CHARLESTON, S.C. - From Massachusetts to South Carolina, strong winds and coastal flooding are impacting at least seven East Coast states.
The National Weather Service is forecasting "catastrophic flash floods" for today. This is being called a once in 200-year rainfall event.
In the Carolinas, it has been pouring for three straight days. More than 18 inches of rain fell there in just 24 hours and more is on the way.
"This is a very, very serious event. We have water in areas of the city that we do not normally see flooding," said Charleston Police Chief Gregory Mullen.
As the water piled up and entered buildings, some drivers were stranded. Others safely traveled along roads that looked like rivers.
"The streets are so flooded that you can't even see the lines in the road, and they continue to drive. So either their car floods out or it starts floating," said Charleston tow truck driver, Eric Thacker.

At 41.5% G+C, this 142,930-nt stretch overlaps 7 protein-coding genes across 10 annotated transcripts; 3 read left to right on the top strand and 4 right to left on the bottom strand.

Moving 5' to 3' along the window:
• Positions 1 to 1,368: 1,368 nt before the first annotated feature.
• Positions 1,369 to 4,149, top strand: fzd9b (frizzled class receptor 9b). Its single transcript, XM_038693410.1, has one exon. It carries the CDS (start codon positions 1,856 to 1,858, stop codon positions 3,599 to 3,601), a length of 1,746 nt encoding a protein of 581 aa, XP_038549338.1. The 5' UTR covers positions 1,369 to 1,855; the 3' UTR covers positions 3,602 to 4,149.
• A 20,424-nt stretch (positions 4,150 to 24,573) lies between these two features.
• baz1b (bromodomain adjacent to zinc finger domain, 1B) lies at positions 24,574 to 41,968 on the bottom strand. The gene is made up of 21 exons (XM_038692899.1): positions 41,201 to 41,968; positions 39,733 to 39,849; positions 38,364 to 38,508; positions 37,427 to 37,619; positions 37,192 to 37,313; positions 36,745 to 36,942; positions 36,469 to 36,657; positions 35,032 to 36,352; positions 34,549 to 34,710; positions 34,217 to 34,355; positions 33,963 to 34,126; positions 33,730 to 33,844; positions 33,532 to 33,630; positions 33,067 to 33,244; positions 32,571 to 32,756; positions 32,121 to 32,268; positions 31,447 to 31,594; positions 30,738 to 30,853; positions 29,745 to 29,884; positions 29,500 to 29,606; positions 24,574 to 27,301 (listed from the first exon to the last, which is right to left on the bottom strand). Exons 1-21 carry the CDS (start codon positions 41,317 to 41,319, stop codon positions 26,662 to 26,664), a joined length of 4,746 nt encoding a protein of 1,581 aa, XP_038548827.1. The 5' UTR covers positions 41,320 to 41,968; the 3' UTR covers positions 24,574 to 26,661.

Although Hurricane Joaquin has moved away from the East Coast, his outer edge is still wreaking havoc.
"We're still not letting our guards down because at a moment's notice this weather pattern could turn," said North Carolina Gov. Pat McCrory.
Some states could see 10 to 15 inches of rain. Flood advisories and warnings are in effect from north Florida to as far north as Connecticut.
Also, this morning, near the Bahamas, the U.S. Coast Guard is searching for a container ship with 28 Americans onboard. The ship was lost in waters roiled by Hurricane Joaquin. Overnight, an airplane spotted a life ring from the missing vessel about 25 miles from the ship`s last known position.